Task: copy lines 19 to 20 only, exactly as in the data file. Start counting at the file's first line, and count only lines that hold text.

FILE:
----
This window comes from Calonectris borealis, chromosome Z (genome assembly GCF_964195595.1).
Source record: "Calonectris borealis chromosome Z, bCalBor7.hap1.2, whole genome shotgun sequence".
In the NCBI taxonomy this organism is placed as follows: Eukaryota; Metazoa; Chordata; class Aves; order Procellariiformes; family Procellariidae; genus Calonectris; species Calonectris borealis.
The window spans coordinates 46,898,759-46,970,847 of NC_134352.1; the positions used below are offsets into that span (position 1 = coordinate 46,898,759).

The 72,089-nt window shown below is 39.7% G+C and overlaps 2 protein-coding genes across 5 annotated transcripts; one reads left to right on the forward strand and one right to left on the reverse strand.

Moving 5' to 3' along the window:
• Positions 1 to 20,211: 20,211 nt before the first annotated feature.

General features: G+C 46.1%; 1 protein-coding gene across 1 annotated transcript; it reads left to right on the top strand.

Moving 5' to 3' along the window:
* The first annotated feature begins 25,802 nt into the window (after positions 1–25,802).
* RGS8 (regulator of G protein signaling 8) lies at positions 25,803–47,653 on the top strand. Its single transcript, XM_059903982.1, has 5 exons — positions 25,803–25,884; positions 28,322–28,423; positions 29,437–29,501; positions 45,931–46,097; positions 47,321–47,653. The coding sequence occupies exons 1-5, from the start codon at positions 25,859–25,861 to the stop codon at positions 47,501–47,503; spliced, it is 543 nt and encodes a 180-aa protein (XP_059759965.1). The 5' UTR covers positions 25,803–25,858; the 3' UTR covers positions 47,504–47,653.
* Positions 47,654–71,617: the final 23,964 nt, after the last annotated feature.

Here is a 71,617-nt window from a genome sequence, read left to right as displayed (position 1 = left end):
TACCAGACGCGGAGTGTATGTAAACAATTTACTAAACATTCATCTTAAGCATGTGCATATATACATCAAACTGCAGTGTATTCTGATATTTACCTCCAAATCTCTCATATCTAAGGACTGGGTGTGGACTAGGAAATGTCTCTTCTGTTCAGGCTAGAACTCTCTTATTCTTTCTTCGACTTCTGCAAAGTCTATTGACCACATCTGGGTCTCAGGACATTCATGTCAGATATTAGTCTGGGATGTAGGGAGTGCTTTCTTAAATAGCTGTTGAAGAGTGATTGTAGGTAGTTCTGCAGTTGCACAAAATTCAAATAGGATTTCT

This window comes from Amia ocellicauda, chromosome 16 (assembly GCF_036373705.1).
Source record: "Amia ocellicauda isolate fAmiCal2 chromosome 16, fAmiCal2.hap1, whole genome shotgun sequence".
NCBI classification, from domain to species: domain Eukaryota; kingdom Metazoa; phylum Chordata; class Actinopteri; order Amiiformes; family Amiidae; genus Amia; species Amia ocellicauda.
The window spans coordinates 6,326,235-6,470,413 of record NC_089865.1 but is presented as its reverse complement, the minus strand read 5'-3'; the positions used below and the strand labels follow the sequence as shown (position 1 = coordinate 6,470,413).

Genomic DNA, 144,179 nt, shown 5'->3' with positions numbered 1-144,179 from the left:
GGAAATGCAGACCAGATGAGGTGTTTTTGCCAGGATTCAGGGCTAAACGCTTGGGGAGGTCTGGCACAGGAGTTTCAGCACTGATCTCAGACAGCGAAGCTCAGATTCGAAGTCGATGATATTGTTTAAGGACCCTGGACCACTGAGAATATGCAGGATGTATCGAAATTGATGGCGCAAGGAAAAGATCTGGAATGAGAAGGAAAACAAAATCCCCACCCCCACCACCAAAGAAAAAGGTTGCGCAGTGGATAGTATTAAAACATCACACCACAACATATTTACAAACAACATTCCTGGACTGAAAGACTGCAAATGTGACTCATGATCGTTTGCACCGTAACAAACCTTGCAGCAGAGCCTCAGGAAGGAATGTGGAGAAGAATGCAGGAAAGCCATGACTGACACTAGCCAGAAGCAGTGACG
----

Genomic DNA, 144,179 nt, shown 5'->3' with positions numbered 1-144,179 from the left:
GGAAATGCAGACCAGATGAGGTGTTTTTGCCAGGATTCAGGGCTAAACGCTTGGGGAGGTCTGGCACAGGAGTTTCAGCACTGATCTCAGACAGCGAAGCTCAGATTCGAAGTCGATGATATTGTTTAAGGACCCTGGACCACTGAGAATATGCAGGATGTATCGAAATTGATGGCGCAAGGAAAAGATCTGGAATGAGAAGGAAAACAAAATCCCCACCCCCACCACCAAAGAAAAAGGTTGCGCAGTGGATAGTATTAAAACATCACACCACAACATATTTACAAACAACATTCCTGGACTGAAAGACTGCAAATGTGACTCATGATCGTTTGCACCGTAACAAACCTTGCAGCAGAGCCTCAGGAAGGAATGTGGAGAAGAATGCAGGAAAGCCATGACTGACACTAGCCAGAAGCAGTGACG